// since user_id is unique, only one record needs returned
//     I use $db->query_first() instead of $db->query() and fetch()
//     $db->query_first() will return array with first record found
$record $db->query_first($sql);

// since it only returns one record, query_first() does the fetching
// I can print off the record directly
echo $record['username'];


// query_first() is also good for things like
$sql "SELECT COUNT(*) AS amount FROM `".TABLE_NEWS."` WHERE `comments` >= 50";
$row $db->query_first($sql);

echo 
$row['amount'] ." articles have 50 or more comments";
Code:
// delete a specific entry

$sql "DELETE FROM `".TABLE_USERS."` WHERE `user_id`=$user_id";
$db->query($sql);
Code:
// using $db->affected_rows
//     returns the number of rows in a table affected by your query
//     can be used after UPDATE query (to see how many rows are updated)
//     can be used after SELECT query (to see how many rows will be returned)

$sql "SELECT `username` FROM `".TABLE_USERS."` WHERE `user_status`='1'";

$row $db->query($sql); 

if(
$db->affected_rows 0){
    echo 
"Success! Number of users found: "$db->affected_rows;
}
else{
    echo 
"Error: No user found.";
}

Comments

When trying to follow the example for connecting to two databases I get the following error

WARNING: No link_id found. Likely not be connected to database.
Could not connect to server: .

If I comment each one out individually it connects fine, but it seems adding the second connection is throwing an error. Any suggestions would be appreciated. Great script so far though.

Since it's a singleton, when you "create" your second $db_2 it's just reusing the first object, not opening/creating a new connection. That's what I get for copy & pasting the documentation from v2 without testing. I didn't even think of that.

You really shouldn't really use a singleton if you need to handle multiple connections from the same page. However, you can use the v3 class as a normal object with a few changes to Database.singleton.php file. Edit it and change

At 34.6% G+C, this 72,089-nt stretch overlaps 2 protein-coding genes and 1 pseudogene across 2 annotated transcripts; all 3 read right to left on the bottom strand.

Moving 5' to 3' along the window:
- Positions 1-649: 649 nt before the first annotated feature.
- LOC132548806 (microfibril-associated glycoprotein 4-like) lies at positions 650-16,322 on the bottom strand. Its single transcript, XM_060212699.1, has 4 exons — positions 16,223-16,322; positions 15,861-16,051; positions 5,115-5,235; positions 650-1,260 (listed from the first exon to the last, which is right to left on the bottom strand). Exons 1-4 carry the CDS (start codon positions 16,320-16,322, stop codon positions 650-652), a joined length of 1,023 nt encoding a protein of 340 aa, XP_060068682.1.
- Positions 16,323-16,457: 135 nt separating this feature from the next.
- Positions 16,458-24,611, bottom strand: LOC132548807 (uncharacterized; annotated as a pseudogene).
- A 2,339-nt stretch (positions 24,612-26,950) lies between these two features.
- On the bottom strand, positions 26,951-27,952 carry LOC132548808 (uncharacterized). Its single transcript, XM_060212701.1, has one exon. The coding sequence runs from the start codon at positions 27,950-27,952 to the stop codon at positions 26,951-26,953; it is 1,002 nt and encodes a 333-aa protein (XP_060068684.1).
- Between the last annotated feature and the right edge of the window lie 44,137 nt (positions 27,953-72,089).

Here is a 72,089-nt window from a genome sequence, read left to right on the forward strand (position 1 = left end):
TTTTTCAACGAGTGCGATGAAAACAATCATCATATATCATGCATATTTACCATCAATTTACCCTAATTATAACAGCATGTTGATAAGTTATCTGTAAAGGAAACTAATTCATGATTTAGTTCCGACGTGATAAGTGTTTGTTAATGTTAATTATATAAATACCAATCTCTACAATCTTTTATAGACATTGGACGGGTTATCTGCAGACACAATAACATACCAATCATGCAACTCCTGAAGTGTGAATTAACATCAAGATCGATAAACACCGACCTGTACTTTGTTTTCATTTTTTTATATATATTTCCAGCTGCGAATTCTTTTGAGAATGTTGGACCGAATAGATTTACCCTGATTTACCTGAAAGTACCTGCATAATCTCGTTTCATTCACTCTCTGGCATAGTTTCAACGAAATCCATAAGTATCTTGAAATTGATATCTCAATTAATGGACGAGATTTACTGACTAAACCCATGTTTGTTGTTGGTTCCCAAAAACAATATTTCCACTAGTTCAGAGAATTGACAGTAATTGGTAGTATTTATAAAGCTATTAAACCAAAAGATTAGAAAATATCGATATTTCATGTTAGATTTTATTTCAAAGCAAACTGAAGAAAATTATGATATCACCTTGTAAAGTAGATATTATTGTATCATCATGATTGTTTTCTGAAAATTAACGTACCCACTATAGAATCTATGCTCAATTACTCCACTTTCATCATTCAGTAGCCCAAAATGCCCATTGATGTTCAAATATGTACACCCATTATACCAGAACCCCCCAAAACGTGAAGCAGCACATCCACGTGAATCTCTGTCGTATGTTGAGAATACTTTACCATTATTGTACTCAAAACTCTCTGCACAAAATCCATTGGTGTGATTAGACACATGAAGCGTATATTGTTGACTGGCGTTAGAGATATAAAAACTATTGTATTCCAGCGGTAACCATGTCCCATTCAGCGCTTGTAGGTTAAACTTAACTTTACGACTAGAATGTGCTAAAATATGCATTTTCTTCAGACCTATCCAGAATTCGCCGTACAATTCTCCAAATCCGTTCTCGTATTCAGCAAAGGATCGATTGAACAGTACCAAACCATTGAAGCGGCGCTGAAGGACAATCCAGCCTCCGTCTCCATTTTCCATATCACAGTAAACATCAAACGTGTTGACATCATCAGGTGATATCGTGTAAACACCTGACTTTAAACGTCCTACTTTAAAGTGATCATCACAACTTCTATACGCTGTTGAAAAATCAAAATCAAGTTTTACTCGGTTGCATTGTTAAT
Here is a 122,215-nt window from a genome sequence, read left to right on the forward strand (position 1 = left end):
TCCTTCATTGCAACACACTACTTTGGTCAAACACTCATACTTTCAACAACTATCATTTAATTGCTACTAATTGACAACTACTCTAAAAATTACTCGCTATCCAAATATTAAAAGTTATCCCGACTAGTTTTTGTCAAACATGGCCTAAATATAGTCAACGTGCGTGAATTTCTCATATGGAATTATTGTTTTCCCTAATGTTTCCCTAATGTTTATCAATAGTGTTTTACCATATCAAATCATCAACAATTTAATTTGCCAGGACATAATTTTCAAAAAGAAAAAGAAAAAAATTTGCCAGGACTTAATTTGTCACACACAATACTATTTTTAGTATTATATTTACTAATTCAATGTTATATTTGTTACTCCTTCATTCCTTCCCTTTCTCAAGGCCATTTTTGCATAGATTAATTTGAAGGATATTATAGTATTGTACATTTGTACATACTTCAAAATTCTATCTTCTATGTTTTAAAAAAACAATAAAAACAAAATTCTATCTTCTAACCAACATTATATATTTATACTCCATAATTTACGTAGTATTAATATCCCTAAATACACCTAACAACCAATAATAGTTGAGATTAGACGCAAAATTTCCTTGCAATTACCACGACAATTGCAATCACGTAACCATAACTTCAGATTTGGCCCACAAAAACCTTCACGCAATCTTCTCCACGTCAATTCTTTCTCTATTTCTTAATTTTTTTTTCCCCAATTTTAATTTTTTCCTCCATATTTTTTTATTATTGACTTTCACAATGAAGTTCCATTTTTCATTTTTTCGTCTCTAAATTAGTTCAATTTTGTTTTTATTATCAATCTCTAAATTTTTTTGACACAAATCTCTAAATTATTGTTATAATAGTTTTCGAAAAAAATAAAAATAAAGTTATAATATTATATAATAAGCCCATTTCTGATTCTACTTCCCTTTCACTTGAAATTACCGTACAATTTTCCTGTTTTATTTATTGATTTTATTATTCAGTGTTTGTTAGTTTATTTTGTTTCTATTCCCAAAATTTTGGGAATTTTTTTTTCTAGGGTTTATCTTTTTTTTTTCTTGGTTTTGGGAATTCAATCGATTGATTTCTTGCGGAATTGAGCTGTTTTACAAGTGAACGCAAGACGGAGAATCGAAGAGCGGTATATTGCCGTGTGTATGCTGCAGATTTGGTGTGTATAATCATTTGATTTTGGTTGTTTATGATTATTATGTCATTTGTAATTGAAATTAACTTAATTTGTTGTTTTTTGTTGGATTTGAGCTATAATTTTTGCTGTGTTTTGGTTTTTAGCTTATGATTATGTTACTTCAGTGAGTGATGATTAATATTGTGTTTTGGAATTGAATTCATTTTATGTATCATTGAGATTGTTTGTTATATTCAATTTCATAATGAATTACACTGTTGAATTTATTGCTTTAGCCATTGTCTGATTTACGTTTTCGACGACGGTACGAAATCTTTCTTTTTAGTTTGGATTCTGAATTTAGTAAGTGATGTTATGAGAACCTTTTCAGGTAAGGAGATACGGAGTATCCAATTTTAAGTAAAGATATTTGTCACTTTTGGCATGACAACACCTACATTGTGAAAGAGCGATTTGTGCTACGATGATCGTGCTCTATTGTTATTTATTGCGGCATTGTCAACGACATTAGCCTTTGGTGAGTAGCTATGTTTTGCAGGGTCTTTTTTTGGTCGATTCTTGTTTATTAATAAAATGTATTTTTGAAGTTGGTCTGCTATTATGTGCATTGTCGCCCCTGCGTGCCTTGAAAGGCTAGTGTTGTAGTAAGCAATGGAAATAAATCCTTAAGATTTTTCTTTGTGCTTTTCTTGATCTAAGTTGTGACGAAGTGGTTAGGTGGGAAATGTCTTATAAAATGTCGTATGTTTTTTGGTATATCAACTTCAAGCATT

private function __construct($server=null, $user=null, $pass=null, $database=null){
to
public function __construct($server=null, $user=null, $pass=null, $database=null){

Then you can create your database objects the old-school way like:
<?php
// creating and connecting to two database
$db_1 = new Database("localhost", "user", "pass", "deadwood_public");
$db_2 = new Database("localhost", "user", "pass", "deadwood_internal");
?>
You will of course obviously loose all the advantages of the singleton. I edited the examples to remove the multiple connections one.

While using a blank password isn't best practice, the documentation suggests:
If no password, use double quotes with a blank value. Example ""
But the singleton has a check in the constructor for a null password that will generate a big nasty oops.

Thanks!

Good catch. Version has been updated to 3.1.4 to include this fix. If you want a name/nickname in your credits, let me know.

This is some modification :

<?php
public function connect($new_link=false){
    if (!
$this->link_id = @mysql_connect($this->server,$this->user,$this->pass,$new_link){  //open failed
       
$this->oops("Could not connect to server: <b>$this->server</b>.");
        }

    if(!@
mysql_select_db($this->database, $this->link_id)){//no database
       
$this->oops("Could not open database: <b>$this->database</b>.");
        }

   
// unset the data so it can't be dumped
   
$this->server='';
   
$this->user='';
   
$this->pass='';
   
$this->database='';
}
#-#connect()
?>

Hey ricocheting,

Great Singleton class. I'm just starting to rewrite my codes using classes and this Singleton looks very promising. Your explanation is very clear and so are the examples. I do have one question though. You say if you need to call the $db object in a function or class you can do this by using: $db=Database::obtain(); I have the following class example:

<?php
class Images
{
      
$db = Database::obtain();

    function
get_images()
    {
       
$sql = 'SELECT * FROM tblPhotos WHERE ph_ref="aid" ORDER BY ph_level, ph_date';
       
$rows = $db->query_array($sql);
        return
$rows;
    }
}
?>

I get an error when calling the $db this way. If i put the $db object inside the get_images function it works correct. Is there a way to put the $db at the top of the class so I can use it through the entire class or is that bad practice? I hope you can clear things up for me.

BTW, the error I'm getting is:
PHP Parse error: syntax error, unexpected T_VARIABLE, expecting T_FUNCTION in /Users/dengine/Documents/myWebserver/910_develop/classes/kp_classes/images.class.php on line 6

Many thanks in advance!
Jerome